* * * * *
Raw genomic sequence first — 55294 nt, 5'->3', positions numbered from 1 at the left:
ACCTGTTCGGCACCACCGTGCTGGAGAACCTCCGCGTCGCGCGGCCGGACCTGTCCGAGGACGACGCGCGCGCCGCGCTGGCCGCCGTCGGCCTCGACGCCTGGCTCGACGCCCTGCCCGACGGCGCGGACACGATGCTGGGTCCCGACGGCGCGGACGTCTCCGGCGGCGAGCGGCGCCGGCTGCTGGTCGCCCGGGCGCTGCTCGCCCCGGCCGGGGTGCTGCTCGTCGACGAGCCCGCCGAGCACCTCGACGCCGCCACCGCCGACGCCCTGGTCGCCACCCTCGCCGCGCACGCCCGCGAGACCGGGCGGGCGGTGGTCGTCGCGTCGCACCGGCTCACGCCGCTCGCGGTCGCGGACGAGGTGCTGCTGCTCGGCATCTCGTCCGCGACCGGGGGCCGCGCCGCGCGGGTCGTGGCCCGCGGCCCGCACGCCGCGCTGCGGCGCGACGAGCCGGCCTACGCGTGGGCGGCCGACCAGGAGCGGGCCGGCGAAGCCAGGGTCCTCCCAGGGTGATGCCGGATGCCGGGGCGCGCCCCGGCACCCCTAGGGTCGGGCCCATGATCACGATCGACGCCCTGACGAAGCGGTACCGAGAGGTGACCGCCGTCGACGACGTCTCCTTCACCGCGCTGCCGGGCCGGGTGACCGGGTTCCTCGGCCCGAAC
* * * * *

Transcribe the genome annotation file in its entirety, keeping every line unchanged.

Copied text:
Raw genomic sequence first — 55294 nt, 5'->3', positions numbered from 1 at the left:
ACCTGTTCGGCACCACCGTGCTGGAGAACCTCCGCGTCGCGCGGCCGGACCTGTCCGAGGACGACGCGCGCGCCGCGCTGGCCGCCGTCGGCCTCGACGCCTGGCTCGACGCCCTGCCCGACGGCGCGGACACGATGCTGGGTCCCGACGGCGCGGACGTCTCCGGCGGCGAGCGGCGCCGGCTGCTGGTCGCCCGGGCGCTGCTCGCCCCGGCCGGGGTGCTGCTCGTCGACGAGCCCGCCGAGCACCTCGACGCCGCCACCGCCGACGCCCTGGTCGCCACCCTCGCCGCGCACGCCCGCGAGACCGGGCGGGCGGTGGTCGTCGCGTCGCACCGGCTCACGCCGCTCGCGGTCGCGGACGAGGTGCTGCTGCTCGGCATCTCGTCCGCGACCGGGGGCCGCGCCGCGCGGGTCGTGGCCCGCGGCCCGCACGCCGCGCTGCGGCGCGACGAGCCGGCCTACGCGTGGGCGGCCGACCAGGAGCGGGCCGGCGAAGCCAGGGTCCTCCCAGGGTGATGCCGGATGCCGGGGCGCGCCCCGGCACCCCTAGGGTCGGGCCCATGATCACGATCGACGCCCTGACGAAGCGGTACCGAGAGGTGACCGCCGTCGACGACGTCTCCTTCACCGCGCTGCCGGGCCGGGTGACCGGGTTCCTCGGCCCGAAC